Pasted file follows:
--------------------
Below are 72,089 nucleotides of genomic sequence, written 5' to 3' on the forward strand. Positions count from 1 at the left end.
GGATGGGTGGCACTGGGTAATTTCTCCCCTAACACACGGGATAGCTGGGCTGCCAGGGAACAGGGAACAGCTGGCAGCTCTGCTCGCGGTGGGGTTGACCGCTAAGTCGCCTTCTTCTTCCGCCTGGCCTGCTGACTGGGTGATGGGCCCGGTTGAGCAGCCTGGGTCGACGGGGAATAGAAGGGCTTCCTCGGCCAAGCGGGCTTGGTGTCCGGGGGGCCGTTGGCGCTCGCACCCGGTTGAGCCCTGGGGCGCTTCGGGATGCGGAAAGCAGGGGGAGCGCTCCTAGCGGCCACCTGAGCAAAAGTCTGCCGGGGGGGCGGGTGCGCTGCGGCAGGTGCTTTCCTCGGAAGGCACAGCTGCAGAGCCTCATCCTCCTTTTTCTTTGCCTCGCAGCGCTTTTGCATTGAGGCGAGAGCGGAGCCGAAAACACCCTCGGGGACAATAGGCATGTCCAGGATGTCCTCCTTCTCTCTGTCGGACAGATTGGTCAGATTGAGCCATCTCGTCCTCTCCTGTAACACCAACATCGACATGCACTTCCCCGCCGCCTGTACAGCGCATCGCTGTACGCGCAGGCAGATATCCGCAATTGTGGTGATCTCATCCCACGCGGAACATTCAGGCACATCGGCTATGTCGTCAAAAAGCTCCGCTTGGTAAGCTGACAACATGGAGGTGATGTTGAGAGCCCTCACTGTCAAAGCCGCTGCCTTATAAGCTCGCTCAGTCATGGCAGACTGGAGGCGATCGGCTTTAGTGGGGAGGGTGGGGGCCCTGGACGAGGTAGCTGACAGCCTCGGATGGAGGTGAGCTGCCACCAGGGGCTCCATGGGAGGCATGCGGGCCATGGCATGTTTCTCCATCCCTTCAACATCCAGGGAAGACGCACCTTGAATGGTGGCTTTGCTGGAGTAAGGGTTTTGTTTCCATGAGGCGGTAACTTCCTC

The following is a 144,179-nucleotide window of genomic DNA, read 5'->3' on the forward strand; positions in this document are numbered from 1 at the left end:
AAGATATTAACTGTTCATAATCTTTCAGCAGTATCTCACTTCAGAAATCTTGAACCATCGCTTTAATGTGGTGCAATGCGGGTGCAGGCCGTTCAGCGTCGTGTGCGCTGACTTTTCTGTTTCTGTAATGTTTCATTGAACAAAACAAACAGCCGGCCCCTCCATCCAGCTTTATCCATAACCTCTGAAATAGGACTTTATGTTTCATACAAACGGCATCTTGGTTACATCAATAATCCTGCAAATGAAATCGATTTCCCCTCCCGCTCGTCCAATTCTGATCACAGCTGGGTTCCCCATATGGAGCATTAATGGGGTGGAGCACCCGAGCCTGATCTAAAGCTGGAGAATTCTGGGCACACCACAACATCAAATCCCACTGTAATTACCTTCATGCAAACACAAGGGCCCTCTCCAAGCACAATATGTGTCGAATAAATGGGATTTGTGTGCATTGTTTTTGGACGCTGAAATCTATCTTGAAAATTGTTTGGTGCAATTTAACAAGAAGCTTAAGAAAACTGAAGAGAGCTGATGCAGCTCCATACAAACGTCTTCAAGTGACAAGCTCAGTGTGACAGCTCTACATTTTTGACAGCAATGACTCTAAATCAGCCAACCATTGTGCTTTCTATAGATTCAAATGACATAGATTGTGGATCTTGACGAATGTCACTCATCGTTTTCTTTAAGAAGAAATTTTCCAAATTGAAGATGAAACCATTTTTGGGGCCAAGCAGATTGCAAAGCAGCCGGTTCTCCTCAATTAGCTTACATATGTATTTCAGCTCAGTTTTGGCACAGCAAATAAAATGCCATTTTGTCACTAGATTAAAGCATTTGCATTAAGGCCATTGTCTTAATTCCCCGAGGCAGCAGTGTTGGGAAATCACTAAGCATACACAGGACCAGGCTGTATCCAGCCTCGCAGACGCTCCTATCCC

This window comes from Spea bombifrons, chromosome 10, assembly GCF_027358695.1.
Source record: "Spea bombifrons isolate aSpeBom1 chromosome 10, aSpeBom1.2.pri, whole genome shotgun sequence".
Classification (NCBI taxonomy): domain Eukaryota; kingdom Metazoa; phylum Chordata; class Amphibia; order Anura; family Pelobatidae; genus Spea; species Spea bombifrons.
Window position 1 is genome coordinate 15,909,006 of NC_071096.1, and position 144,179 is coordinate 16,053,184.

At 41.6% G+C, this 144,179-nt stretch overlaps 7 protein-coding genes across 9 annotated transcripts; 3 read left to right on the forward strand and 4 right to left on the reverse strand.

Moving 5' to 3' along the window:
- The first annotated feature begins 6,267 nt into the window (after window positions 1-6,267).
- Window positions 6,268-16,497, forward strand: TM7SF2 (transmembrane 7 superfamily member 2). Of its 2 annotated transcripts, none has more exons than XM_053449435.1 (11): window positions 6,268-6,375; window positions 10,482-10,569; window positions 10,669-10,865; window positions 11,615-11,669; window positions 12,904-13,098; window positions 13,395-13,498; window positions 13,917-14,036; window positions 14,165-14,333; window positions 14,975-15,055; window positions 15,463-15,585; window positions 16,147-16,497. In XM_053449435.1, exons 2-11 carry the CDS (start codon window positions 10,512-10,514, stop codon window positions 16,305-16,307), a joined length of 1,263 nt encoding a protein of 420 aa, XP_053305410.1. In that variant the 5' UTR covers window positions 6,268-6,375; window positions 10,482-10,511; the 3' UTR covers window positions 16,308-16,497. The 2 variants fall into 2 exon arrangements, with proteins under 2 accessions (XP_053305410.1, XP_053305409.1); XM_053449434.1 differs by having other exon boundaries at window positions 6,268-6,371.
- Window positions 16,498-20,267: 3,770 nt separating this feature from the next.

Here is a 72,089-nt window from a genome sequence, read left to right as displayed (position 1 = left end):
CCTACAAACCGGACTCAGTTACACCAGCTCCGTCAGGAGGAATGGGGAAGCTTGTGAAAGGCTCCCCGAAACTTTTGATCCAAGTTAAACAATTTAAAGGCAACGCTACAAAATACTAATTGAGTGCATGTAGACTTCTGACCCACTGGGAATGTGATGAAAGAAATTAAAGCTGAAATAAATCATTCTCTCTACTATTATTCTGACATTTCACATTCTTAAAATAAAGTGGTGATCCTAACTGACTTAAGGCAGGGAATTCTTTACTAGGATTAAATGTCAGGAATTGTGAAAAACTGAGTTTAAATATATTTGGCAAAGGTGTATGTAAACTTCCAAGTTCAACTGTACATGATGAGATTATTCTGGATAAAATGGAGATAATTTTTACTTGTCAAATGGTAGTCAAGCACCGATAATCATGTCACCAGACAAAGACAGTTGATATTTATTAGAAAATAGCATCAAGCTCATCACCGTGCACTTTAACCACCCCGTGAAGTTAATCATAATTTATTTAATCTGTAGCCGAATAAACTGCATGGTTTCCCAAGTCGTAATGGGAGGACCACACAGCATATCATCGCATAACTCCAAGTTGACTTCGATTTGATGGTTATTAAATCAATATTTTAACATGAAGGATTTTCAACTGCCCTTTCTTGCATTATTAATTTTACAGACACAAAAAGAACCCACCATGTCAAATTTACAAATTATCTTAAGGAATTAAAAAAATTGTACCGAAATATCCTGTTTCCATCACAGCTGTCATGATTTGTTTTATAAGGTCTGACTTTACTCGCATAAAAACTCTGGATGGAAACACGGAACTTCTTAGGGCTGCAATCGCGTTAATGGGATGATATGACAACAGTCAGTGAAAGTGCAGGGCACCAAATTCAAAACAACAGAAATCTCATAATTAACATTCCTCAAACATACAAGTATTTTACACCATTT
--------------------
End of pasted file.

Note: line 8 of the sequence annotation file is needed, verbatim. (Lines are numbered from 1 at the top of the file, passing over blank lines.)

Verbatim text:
Window position 1 is genome coordinate 15,909,006 of NC_071096.1, and position 144,179 is coordinate 16,053,184.